#1 Because of that absurdly long title.
#2 Basic isekai shenanigans
Death March is an anime adaptation of a light novel, starring a 20-something programmer for a games company who winds up being teleported to the fantasy world of his upcoming MMORPG for no apparent reason. He just goes to bed, opens his eyes, and suddenly there is an interface and 300 lizardmen on his ass.
The setting is kind of a weak showing, considering 2018 is also giving us Goblin Slayer, two new seasons for both Overlord and Sword Art Online, How Not To Summon a Demon Lord, and that slime anime I still need to watch. It’s a busy year for isekai and Death March takes the Log Horizon angle where main character Satou (Satoo) has an interface and gameplay mechanics, while the world around him is very much real with living NPCs and complex interaction. It’s all fine, but nothing you haven’t seen a dozen times before in the last 5 years alone.
The escapist fantasy of living in a swords & sorcery fantasy world is inherently appealing, but so explored that I feel you need to do something special with it to still get by. A complex world, intriguing characters, some interesting gimmicks, or presenting the main character with a challenge are all good examples, but Death March just kind of tosses in some generic fantasy tropes and fills up the cast with a bunch of simple stereotypes.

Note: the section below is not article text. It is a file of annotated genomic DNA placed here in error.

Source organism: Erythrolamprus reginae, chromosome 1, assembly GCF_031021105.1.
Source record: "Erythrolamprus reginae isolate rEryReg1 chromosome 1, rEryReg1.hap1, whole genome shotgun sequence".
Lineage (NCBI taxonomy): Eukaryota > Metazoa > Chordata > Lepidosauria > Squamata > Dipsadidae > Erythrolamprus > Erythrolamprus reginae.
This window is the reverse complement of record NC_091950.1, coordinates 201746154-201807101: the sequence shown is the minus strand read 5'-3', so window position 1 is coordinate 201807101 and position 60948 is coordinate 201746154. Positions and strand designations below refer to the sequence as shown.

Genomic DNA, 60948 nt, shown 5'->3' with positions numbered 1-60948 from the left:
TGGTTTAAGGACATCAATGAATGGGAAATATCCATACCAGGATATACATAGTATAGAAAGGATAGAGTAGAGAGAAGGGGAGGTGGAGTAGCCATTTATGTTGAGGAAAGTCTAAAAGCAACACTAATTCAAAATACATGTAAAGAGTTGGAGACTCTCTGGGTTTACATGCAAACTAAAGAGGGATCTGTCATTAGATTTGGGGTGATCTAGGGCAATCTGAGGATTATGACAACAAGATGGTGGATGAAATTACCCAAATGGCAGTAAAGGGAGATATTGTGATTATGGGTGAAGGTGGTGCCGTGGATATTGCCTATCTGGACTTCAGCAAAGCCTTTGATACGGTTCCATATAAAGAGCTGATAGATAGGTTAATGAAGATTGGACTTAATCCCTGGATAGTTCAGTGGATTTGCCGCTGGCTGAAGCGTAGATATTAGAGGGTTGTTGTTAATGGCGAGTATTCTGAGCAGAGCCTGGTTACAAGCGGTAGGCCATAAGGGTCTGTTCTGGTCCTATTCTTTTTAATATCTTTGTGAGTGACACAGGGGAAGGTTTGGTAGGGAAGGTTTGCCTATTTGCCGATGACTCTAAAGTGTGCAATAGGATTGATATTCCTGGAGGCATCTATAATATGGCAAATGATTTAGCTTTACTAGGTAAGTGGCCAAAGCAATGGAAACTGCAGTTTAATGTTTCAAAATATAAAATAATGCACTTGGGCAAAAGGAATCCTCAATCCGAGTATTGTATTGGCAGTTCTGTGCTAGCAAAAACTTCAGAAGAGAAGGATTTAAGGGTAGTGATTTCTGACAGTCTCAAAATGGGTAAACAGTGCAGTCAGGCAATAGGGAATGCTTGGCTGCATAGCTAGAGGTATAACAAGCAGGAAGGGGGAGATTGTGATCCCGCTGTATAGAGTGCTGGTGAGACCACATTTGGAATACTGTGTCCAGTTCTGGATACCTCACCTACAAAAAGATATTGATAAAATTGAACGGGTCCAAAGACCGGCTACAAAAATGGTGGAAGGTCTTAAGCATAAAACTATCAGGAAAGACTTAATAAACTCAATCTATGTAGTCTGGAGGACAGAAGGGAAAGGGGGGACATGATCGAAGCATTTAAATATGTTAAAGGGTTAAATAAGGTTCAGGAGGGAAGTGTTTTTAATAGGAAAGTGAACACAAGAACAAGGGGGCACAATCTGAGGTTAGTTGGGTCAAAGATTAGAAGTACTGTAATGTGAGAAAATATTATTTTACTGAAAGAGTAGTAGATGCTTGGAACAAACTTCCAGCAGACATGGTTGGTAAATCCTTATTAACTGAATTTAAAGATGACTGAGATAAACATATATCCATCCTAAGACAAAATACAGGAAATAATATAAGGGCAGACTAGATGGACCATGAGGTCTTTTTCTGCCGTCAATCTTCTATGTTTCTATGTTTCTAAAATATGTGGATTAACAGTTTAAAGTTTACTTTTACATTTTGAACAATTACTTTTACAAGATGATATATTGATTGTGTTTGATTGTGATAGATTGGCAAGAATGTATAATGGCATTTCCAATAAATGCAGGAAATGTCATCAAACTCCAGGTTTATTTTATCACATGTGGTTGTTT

#3 Satou is Kirito, but worse
Death March wastes no time at all when it comes to establishing itself as a power fantasy, as Satou causes a bit of an accident early on that leads to him becoming level 310, maxing out every stat, filling up his inventory with rare loot, and earning enough skill points to effectively max out any talent he gets. Satou is going to be the best and most powerful dude no matter where he goes and, with how quickly he picks up and masters new skills, he’s kind of a mix of Sword Art‘s Kirito and the protagonist from Re:Monster.
He’s also the most token nice guy around, as he befriends a female mage who helps him get into town, where he then ends up freeing a bunch of female slaves that all stick around in his permanent party. The cast introduces new girls so quickly and often it was actually astounding to me, some of which are just really offputting like this 13-year-old with a bust size that is… problematic. And while not all these women are sexually available, the hunt for the protagonist’s penis is very much ongoing.
Satou is just boring. His very presence immediately deflates the tension from the plot and the way he goes about picking up new skills makes him more suited for some kind of parody on isekai. Since this is a serious story, you might as well watch the first 15 minutes until Satou hits level 310, then close the video content in the knowledge that the protagonist has overcome all the challenges he was ever going to face.
#4 Where’s my tension?
To harp on that point a little more, I want to add that Death March is really tame with how challenging it wants to make the world. It’s like a tabletop Game Master that is still throwing basic goblins at the players 7 sessions in. After that initial event that skyrockets Satou’s level, everything he comes across is pathetically weak and often resolved without his input.